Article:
ESPN’s e-sports reversal helps network, does little for growing industry — for now

A participant plays a computer game in 2009 during the Intel Friday Night Game, a competition of the ESL, Electronic Sports League, in Dresden, Germany. (Photo credit: AP photo by Matthias Rietschel, File)

A participant plays a computer game in 2009 during the Intel Friday Night Game, a competition of the ESL, Electronic Sports League, in Dresden, Germany. (Photo credit: AP photo by Matthias Rietschel, File)

ports

By Rory Appleton
The Fresno Bee

Most people still don’t believe that playing “Super Smash Bros.” is a sport, but that didn’t stop ESPN from lumbering into the e-sports fray with turned-out pockets.

A little over year ago, I wrote a column about the ESPN President John Skipper’s dismissal of professional gaming. He told a crowd full of media and technology insiders in September 2014 that e-sports are competitions — like checkers — and that he is more interested in actual sports.

I said that his silly comments ultimately didn’t matter. The e-sports industry is growing exponentially in popularity, and ESPN parent company Disney would eventually force the network into doing what Disney does best — sapping nerds of their money.

Maybe this was the reasoning, maybe not, but ESPN’s website dove into professional video gaming this month.

An introductory post outlined the coverage we can expect: online articles, fantasy e-sports analysis and video coverage. The post also mentioned ESPN’s “long history of delivering live programming, coverage and content to e-sports fans,” which is of course a load of self-serving garbage. Streaming a few championship matches and giving a 30-second ESPN2 TV plug to a gaming event once a year is a drop in the bucket.

Services like Twitch and Azubu have a long history of delivering coverage. They’ve spent years — made millions — broadcasting every league game and giving non-professionals a platform to entertain viewers. They broadcast league games from various titles in dozens of languages pretty much 24 hours a day — complete with play-by-play and post-game analysis by former pros and experts.

It’s probably too late for ESPN to become the one-stop shop for online e-sports coverage. The game publishers themselves have sunk millions into creating organized, aesthetically pleasing platforms to present their products. Their millions of fans — myself included — already know where to go to watch games, analysis and news coverage. The “League of Legends” client alerts players about professional matches as they’re playing the game. ESPN won’t beat that.

However, ESPN does have a few things to offer the industry.

It can provide exposure to audiences that e-sports has trouble reaching — mainly the older men who watch the traditional sports but still associate gaming with basement-dwelling nerds.

It can also bring more high-quality journalism to an area that desperately needs media coverage. The network commissioned seasoned business reporter Darren Rovell — himself a character in the “NBA 2K” video game franchise — to write a great overview of the industry. His story mentions the rampant drug use currently cutting through the industry, which has yet to get the national coverage it deserves.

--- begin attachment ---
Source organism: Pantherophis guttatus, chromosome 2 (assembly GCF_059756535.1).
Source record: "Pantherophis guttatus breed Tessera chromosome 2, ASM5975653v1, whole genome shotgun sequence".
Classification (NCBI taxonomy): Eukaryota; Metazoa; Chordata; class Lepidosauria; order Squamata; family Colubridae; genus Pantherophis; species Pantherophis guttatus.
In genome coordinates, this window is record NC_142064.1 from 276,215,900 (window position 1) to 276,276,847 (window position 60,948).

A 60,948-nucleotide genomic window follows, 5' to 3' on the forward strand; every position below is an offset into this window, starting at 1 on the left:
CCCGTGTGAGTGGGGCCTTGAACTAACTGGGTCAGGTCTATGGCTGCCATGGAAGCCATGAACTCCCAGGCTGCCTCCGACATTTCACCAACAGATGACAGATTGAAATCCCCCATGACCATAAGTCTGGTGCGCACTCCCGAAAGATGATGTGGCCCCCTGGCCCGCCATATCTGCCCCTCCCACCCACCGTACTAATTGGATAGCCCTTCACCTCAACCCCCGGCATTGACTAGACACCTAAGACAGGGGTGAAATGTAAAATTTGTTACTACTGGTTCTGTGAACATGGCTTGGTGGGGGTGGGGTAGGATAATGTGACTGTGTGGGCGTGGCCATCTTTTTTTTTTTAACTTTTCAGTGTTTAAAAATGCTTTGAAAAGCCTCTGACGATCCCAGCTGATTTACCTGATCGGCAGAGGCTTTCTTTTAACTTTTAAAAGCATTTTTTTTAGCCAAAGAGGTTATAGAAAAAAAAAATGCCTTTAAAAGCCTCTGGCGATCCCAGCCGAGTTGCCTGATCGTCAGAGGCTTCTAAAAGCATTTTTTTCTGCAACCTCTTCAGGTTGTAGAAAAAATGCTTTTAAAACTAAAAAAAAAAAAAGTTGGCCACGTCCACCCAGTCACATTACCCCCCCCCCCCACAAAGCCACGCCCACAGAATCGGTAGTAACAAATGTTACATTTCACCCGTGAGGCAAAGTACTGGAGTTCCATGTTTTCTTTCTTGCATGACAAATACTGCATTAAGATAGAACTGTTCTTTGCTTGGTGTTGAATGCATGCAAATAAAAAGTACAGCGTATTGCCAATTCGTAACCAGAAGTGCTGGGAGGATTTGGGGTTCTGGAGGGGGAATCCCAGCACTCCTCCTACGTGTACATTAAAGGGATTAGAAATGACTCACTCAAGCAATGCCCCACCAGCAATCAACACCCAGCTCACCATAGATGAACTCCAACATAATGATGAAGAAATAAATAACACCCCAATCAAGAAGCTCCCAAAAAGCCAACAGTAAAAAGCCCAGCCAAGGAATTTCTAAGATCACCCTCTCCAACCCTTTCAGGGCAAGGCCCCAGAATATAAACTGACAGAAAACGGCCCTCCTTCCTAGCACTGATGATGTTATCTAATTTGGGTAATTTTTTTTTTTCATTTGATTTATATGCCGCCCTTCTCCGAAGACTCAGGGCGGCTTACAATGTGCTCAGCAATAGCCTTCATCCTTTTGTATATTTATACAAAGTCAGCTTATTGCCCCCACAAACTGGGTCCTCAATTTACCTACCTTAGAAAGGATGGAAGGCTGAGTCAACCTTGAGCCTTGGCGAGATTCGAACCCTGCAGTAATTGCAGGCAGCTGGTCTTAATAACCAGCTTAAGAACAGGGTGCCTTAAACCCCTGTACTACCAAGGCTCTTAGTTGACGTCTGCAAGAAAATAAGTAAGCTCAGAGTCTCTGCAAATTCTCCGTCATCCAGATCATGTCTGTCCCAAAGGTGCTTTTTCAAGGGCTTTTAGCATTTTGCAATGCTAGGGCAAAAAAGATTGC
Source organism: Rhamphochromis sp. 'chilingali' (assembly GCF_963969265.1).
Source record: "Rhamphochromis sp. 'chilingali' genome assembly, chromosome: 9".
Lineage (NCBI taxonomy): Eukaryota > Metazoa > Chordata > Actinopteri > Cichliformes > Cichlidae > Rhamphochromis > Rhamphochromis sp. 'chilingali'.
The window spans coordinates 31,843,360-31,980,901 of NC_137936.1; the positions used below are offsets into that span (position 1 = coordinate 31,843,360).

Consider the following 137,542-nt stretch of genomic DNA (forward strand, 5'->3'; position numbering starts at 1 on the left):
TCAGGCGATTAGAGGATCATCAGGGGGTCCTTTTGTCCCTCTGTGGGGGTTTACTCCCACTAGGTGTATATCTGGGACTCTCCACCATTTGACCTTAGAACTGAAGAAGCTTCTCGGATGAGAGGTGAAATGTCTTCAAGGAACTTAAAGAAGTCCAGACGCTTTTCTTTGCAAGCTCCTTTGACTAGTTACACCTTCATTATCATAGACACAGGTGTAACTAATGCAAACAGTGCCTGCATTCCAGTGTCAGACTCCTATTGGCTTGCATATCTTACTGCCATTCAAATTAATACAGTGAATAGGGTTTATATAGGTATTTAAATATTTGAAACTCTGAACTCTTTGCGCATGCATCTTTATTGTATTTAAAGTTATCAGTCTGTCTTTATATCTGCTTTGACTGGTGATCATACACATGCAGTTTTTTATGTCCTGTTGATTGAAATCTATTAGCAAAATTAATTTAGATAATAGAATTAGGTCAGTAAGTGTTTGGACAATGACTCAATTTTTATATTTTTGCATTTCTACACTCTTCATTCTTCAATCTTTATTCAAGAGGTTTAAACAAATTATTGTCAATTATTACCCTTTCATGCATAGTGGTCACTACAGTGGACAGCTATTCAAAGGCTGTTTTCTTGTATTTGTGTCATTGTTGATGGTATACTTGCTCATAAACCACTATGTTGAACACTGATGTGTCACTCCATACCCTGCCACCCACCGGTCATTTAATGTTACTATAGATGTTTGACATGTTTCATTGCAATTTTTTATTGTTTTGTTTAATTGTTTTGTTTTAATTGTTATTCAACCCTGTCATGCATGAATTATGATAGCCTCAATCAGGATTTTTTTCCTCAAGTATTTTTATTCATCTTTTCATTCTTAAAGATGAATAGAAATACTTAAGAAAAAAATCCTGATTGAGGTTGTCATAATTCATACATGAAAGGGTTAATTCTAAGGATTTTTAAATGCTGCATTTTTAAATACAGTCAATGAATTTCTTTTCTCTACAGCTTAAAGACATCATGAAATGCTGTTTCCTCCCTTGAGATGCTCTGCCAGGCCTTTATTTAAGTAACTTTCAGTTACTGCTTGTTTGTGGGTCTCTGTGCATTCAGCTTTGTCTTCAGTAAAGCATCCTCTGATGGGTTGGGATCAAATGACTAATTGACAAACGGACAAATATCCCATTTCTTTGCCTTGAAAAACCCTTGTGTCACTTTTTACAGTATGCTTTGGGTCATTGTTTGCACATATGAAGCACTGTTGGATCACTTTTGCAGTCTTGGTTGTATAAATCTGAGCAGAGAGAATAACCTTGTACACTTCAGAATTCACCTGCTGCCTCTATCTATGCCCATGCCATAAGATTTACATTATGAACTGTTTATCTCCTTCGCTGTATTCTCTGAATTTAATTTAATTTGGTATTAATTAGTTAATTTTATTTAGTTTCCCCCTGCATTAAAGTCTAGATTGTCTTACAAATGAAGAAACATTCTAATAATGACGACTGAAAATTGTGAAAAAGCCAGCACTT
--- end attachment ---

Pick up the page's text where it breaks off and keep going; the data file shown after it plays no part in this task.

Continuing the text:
I am not sure how much ESPN will profit if it doesn’t take the full plunge and start televising matches. It is doing battle with some pretty heavy hitters with established audiences on the online front. Amazon, which owns Twitch, certainly won’t let its billion-dollar baby be bested by a cable network. Activision, publishers of “Call of Duty” and “World of Warcraft,” recently bought Major League Gaming, a league with more than a decade of history and self coverage. It won’t give up, either.

However, the full embrace of the massive cable network — not just its website — could really make some waves.
I’ve been talking about ESPN’s decision with my colleagues, and sports columnist Marek Warszawski had some good insight.

He likened the move to when ESPN embraced poker a few years ago. Poker tournaments and leagues had been around — and even televised — for years before ESPN gave it a major platform. It was pretty big before the push, but it became huge.

That could happen here. World finals in e-sports are already selling out basketball arenas, but ESPN could bring sellout crowds to weekly league matches. The leagues get millions of online viewers, but a simulcast on live television could bring that number up to tens of millions.

I really hope the network embraces e-sports fully. The “Dota 2” International finals typically take place in August. None of the major sports are in playoffs, so why shouldn’t the “Dota 2” final results lead off a “SportsCenter” episode? The winning team took home more than $6.6 million. Even the fourth place team made more than $1.5 million. That’s a lot more interesting than preseason football.

However, if ESPN is only willing to devote some online resources to e-sports, it really won’t mean much for either party. Fans of pro-gaming will continue to get their content from established sources, and ESPN will keep losing cable subscribers.

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